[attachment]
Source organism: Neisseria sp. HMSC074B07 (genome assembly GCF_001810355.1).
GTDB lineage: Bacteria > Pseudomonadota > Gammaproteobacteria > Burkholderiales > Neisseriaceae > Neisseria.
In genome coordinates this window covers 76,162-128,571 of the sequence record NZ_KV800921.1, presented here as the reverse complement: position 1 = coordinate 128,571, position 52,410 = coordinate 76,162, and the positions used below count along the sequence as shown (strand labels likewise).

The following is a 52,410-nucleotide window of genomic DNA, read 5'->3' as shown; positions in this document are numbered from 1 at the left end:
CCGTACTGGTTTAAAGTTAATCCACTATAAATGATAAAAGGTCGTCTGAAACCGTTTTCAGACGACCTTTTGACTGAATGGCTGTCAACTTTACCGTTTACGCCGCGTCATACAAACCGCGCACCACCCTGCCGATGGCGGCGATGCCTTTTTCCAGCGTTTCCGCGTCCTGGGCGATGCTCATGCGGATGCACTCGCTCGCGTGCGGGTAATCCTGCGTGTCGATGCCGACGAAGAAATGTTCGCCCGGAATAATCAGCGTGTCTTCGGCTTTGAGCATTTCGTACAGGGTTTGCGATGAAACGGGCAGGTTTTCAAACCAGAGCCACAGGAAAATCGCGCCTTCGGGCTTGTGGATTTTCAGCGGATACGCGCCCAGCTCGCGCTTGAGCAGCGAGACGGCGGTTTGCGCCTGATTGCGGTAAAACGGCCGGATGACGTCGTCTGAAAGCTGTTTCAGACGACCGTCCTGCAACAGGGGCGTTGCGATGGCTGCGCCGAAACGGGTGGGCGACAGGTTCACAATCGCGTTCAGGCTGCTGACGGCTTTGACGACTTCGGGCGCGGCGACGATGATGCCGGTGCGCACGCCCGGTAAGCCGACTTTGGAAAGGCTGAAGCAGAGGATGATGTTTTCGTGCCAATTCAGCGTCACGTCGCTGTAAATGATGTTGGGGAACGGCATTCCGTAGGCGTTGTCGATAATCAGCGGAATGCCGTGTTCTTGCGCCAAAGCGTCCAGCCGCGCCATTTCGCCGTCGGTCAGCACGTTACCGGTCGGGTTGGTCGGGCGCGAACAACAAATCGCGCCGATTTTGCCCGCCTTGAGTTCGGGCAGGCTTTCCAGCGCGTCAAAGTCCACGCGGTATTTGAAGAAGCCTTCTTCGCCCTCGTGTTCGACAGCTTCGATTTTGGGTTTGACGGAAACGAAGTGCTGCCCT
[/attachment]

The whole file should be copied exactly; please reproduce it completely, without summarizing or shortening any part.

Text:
Source organism: Neisseria sp. HMSC074B07 (genome assembly GCF_001810355.1).
GTDB lineage: Bacteria > Pseudomonadota > Gammaproteobacteria > Burkholderiales > Neisseriaceae > Neisseria.
In genome coordinates this window covers 76,162-128,571 of the sequence record NZ_KV800921.1, presented here as the reverse complement: position 1 = coordinate 128,571, position 52,410 = coordinate 76,162, and the positions used below count along the sequence as shown (strand labels likewise).

The following is a 52,410-nucleotide window of genomic DNA, read 5'->3' as shown; positions in this document are numbered from 1 at the left end:
CCGTACTGGTTTAAAGTTAATCCACTATAAATGATAAAAGGTCGTCTGAAACCGTTTTCAGACGACCTTTTGACTGAATGGCTGTCAACTTTACCGTTTACGCCGCGTCATACAAACCGCGCACCACCCTGCCGATGGCGGCGATGCCTTTTTCCAGCGTTTCCGCGTCCTGGGCGATGCTCATGCGGATGCACTCGCTCGCGTGCGGGTAATCCTGCGTGTCGATGCCGACGAAGAAATGTTCGCCCGGAATAATCAGCGTGTCTTCGGCTTTGAGCATTTCGTACAGGGTTTGCGATGAAACGGGCAGGTTTTCAAACCAGAGCCACAGGAAAATCGCGCCTTCGGGCTTGTGGATTTTCAGCGGATACGCGCCCAGCTCGCGCTTGAGCAGCGAGACGGCGGTTTGCGCCTGATTGCGGTAAAACGGCCGGATGACGTCGTCTGAAAGCTGTTTCAGACGACCGTCCTGCAACAGGGGCGTTGCGATGGCTGCGCCGAAACGGGTGGGCGACAGGTTCACAATCGCGTTCAGGCTGCTGACGGCTTTGACGACTTCGGGCGCGGCGACGATGATGCCGGTGCGCACGCCCGGTAAGCCGACTTTGGAAAGGCTGAAGCAGAGGATGATGTTTTCGTGCCAATTCAGCGTCACGTCGCTGTAAATGATGTTGGGGAACGGCATTCCGTAGGCGTTGTCGATAATCAGCGGAATGCCGTGTTCTTGCGCCAAAGCGTCCAGCCGCGCCATTTCGCCGTCGGTCAGCACGTTACCGGTCGGGTTGGTCGGGCGCGAACAACAAATCGCGCCGATTTTGCCCGCCTTGAGTTCGGGCAGGCTTTCCAGCGCGTCAAAGTCCACGCGGTATTTGAAGAAGCCTTCTTCGCCCTCGTGTTCGACAGCTTCGATTTTGGGTTTGACGGAAACGAAGTGCTGCCCT